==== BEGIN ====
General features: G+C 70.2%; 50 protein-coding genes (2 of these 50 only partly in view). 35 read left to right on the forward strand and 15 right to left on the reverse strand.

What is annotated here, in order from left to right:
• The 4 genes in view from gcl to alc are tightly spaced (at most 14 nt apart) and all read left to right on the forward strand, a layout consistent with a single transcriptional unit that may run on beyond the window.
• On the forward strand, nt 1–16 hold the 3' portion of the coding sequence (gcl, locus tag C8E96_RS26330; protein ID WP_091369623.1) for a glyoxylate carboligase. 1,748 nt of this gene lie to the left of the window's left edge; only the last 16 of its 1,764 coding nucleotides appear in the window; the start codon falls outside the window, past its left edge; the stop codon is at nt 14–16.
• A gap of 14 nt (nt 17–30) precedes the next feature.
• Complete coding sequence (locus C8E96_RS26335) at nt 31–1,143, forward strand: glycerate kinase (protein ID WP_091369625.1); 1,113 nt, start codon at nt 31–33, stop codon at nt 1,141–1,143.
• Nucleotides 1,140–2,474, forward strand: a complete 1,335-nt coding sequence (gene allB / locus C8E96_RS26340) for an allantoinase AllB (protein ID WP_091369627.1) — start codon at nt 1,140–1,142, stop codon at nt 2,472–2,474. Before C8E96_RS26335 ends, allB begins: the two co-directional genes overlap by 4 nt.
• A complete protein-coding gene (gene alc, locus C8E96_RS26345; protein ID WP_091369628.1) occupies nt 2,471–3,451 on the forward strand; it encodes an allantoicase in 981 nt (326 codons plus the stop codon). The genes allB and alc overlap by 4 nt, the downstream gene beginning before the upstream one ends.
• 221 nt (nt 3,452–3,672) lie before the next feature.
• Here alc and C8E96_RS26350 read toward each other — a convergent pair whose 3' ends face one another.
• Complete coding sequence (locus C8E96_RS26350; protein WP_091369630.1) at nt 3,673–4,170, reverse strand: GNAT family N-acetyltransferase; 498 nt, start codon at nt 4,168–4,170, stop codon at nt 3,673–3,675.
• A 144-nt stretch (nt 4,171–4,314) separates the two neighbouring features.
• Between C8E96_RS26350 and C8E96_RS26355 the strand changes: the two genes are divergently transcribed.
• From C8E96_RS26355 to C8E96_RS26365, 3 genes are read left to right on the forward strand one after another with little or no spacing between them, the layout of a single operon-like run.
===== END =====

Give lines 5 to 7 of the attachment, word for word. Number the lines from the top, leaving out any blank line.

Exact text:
• A gap of 14 nt (nt 17–30) precedes the next feature.
• Complete coding sequence (locus C8E96_RS26335) at nt 31–1,143, forward strand: glycerate kinase (protein ID WP_091369625.1); 1,113 nt, start codon at nt 31–33, stop codon at nt 1,141–1,143.
• Nucleotides 1,140–2,474, forward strand: a complete 1,335-nt coding sequence (gene allB / locus C8E96_RS26340) for an allantoinase AllB (protein ID WP_091369627.1) — start codon at nt 1,140–1,142, stop codon at nt 2,472–2,474. Before C8E96_RS26335 ends, allB begins: the two co-directional genes overlap by 4 nt.